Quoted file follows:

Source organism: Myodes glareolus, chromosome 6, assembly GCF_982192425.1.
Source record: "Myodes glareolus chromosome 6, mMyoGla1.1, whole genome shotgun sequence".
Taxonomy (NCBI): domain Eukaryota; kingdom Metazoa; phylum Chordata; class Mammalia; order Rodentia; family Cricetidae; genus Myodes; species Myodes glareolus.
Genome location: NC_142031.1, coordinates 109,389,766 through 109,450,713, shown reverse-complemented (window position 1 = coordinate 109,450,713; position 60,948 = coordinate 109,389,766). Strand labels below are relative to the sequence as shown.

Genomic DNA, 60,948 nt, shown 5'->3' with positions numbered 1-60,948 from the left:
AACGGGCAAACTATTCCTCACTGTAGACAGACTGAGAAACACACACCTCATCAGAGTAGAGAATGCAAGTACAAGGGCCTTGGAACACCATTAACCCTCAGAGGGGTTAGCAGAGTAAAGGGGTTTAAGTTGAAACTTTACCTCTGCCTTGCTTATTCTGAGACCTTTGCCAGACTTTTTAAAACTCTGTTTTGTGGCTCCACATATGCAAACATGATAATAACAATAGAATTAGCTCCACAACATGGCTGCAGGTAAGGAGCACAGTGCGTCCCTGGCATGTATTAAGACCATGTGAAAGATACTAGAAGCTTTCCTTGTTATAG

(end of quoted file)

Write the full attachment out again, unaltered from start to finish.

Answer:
Source organism: Myodes glareolus, chromosome 6, assembly GCF_982192425.1.
Source record: "Myodes glareolus chromosome 6, mMyoGla1.1, whole genome shotgun sequence".
Taxonomy (NCBI): domain Eukaryota; kingdom Metazoa; phylum Chordata; class Mammalia; order Rodentia; family Cricetidae; genus Myodes; species Myodes glareolus.
Genome location: NC_142031.1, coordinates 109,389,766 through 109,450,713, shown reverse-complemented (window position 1 = coordinate 109,450,713; position 60,948 = coordinate 109,389,766). Strand labels below are relative to the sequence as shown.

Genomic DNA, 60,948 nt, shown 5'->3' with positions numbered 1-60,948 from the left:
AACGGGCAAACTATTCCTCACTGTAGACAGACTGAGAAACACACACCTCATCAGAGTAGAGAATGCAAGTACAAGGGCCTTGGAACACCATTAACCCTCAGAGGGGTTAGCAGAGTAAAGGGGTTTAAGTTGAAACTTTACCTCTGCCTTGCTTATTCTGAGACCTTTGCCAGACTTTTTAAAACTCTGTTTTGTGGCTCCACATATGCAAACATGATAATAACAATAGAATTAGCTCCACAACATGGCTGCAGGTAAGGAGCACAGTGCGTCCCTGGCATGTATTAAGACCATGTGAAAGATACTAGAAGCTTTCCTTGTTATAG